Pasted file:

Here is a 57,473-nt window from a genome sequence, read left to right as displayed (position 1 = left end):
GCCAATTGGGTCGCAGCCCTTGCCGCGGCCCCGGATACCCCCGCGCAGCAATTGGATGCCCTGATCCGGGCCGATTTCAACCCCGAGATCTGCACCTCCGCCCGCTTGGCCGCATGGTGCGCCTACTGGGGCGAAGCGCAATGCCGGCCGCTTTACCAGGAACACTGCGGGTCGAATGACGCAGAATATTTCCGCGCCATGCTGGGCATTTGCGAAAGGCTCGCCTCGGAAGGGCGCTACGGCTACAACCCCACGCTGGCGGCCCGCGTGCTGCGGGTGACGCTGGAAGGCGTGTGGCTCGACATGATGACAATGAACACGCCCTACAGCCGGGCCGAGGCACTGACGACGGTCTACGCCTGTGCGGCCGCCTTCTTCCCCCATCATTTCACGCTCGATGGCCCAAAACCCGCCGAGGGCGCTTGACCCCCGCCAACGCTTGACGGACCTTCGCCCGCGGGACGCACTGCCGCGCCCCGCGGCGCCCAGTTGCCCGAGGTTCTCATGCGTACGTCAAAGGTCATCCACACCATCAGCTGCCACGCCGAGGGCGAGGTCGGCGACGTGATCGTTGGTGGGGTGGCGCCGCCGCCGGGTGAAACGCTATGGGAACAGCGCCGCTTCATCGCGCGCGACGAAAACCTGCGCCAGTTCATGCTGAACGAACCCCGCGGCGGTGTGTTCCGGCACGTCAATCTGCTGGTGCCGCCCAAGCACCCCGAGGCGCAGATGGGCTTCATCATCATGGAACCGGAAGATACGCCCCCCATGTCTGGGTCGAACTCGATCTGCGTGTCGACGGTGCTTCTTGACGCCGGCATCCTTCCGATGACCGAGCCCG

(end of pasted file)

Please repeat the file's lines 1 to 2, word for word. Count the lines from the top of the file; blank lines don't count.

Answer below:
Here is a 57,473-nt window from a genome sequence, read left to right as displayed (position 1 = left end):
GCCAATTGGGTCGCAGCCCTTGCCGCGGCCCCGGATACCCCCGCGCAGCAATTGGATGCCCTGATCCGGGCCGATTTCAACCCCGAGATCTGCACCTCCGCCCGCTTGGCCGCATGGTGCGCCTACTGGGGCGAAGCGCAATGCCGGCCGCTTTACCAGGAACACTGCGGGTCGAATGACGCAGAATATTTCCGCGCCATGCTGGGCATTTGCGAAAGGCTCGCCTCGGAAGGGCGCTACGGCTACAACCCCACGCTGGCGGCCCGCGTGCTGCGGGTGACGCTGGAAGGCGTGTGGCTCGACATGATGACAATGAACACGCCCTACAGCCGGGCCGAGGCACTGACGACGGTCTACGCCTGTGCGGCCGCCTTCTTCCCCCATCATTTCACGCTCGATGGCCCAAAACCCGCCGAGGGCGCTTGACCCCCGCCAACGCTTGACGGACCTTCGCCCGCGGGACGCACTGCCGCGCCCCGCGGCGCCCAGTTGCCCGAGGTTCTCATGCGTACGTCAAAGGTCATCCACACCATCAGCTGCCACGCCGAGGGCGAGGTCGGCGACGTGATCGTTGGTGGGGTGGCGCCGCCGCCGGGTGAAACGCTATGGGAACAGCGCCGCTTCATCGCGCGCGACGAAAACCTGCGCCAGTTCATGCTGAACGAACCCCGCGGCGGTGTGTTCCGGCACGTCAATCTGCTGGTGCCGCCCAAGCACCCCGAGGCGCAGATGGGCTTCATCATCATGGAACCGGAAGATACGCCCCCCATGTCTGGGTCGAACTCGATCTGCGTGTCGACGGTGCTTCTTGACGCCGGCATCCTTCCGATGACCGAGCCCG